Election workers in Kenya

Elections in Kenya

IFES Annual Report 2022
Andrew Kolb, IFES Director of Strategic Communications and Advocacy
Director of Strategic Communications and Advocacy
46,233 polling stations in the general election
4 local civil society partners
600+ judges trained

Supporting Kenya’s judicial bodies

Judicial bodies now bear a greater responsibility in determining the integrity of elections, requiring judges to be prepared for challenging cases that come with political pressure and potential violence.

Following the violence that erupted after Kenya annulled the 2017 presidential election, IFES provided technical assistance to the judiciary through the Judicial Committee on Elections (JCE) and the Kenya Judiciary Academy ahead of the 2022 general election.

The Supreme Court of Kenya reviewed nine petitions contesting the election in a timely manner and ultimately upheld William Ruto as the duly-elected president on September 5.

"Because we have trained all the judges well, we are sure that we will be able to deliver and finalize all of [the cases] judicially within the stipulated timeline,” Justice Musinga, the JCE Vice President and President of the Court of Appeals, said before the election.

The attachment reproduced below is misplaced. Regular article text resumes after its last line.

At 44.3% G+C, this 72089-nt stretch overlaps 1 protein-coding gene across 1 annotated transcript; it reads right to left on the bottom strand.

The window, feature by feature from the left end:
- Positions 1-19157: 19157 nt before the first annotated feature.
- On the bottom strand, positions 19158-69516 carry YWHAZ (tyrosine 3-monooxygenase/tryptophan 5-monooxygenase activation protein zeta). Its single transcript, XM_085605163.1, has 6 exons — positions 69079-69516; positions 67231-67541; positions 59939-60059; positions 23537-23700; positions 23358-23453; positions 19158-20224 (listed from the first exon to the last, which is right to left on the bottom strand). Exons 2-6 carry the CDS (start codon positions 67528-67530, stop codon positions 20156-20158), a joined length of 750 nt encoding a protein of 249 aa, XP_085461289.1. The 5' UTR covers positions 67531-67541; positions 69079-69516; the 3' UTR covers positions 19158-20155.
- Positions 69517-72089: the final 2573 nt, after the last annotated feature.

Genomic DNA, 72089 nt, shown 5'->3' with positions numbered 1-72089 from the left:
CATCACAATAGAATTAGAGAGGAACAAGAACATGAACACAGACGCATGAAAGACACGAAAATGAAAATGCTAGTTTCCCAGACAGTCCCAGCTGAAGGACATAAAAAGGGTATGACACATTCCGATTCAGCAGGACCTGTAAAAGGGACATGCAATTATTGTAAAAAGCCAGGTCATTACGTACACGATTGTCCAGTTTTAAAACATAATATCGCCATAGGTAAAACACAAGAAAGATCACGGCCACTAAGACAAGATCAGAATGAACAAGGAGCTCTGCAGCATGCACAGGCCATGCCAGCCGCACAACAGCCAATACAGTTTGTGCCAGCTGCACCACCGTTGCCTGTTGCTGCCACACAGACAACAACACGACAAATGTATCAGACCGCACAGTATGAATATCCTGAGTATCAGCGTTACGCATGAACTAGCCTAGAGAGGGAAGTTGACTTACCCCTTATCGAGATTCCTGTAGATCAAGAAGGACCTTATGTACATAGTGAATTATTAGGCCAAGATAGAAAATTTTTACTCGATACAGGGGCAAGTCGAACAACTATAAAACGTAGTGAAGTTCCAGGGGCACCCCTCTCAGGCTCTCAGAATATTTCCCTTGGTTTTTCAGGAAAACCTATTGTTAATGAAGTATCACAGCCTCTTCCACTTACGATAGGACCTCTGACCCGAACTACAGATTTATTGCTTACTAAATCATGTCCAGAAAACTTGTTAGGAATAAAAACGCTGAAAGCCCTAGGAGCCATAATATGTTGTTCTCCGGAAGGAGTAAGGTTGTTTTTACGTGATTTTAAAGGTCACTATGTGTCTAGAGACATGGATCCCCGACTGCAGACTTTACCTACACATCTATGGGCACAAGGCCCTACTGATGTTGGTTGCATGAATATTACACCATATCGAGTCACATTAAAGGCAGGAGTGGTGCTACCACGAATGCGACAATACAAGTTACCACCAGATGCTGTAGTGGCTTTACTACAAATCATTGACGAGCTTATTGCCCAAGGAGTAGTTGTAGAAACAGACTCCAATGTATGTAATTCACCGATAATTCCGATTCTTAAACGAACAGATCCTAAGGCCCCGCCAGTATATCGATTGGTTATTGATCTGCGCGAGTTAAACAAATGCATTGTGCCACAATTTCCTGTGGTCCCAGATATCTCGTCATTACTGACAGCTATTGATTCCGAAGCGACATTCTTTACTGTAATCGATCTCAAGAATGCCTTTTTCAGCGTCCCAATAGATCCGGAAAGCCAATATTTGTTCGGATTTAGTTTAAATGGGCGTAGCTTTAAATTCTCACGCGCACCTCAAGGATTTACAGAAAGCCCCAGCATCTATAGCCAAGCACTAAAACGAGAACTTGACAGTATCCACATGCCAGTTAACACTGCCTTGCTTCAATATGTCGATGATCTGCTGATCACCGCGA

Using Artificial Intelligence to detect hate speech and disinformation

Online hate speech and disinformation plagues candidates in Kenya’s elections. Not only does it misinform voters, but it provokes violence ahead of and following the elections, as Kenya saw in 2017.
To combat this, IFES worked with the Independent Electoral and Boundaries Commission (IEBC) to implement a custom Artificial Intelligence (AI) tool that provided a platform to detect, record, and analyze hate speech on Twitter. Throughout the electoral cycle, the tool enabled the commission to better manage factual inconsistencies, identify potential safety risks, and train its staff on media monitoring at the National Tallying Center.

"This is the first instance we are aware of where an AI-driven tool has been custom-developed to detect online hate speech for a specific election,” IFES CEO and President Tony Banbury said.

The IEBC said they found the tool especially useful to complement its existing, robust social media and traditional media monitoring capacities. They plan to deepen connections between this tool to its future risk management and research functions.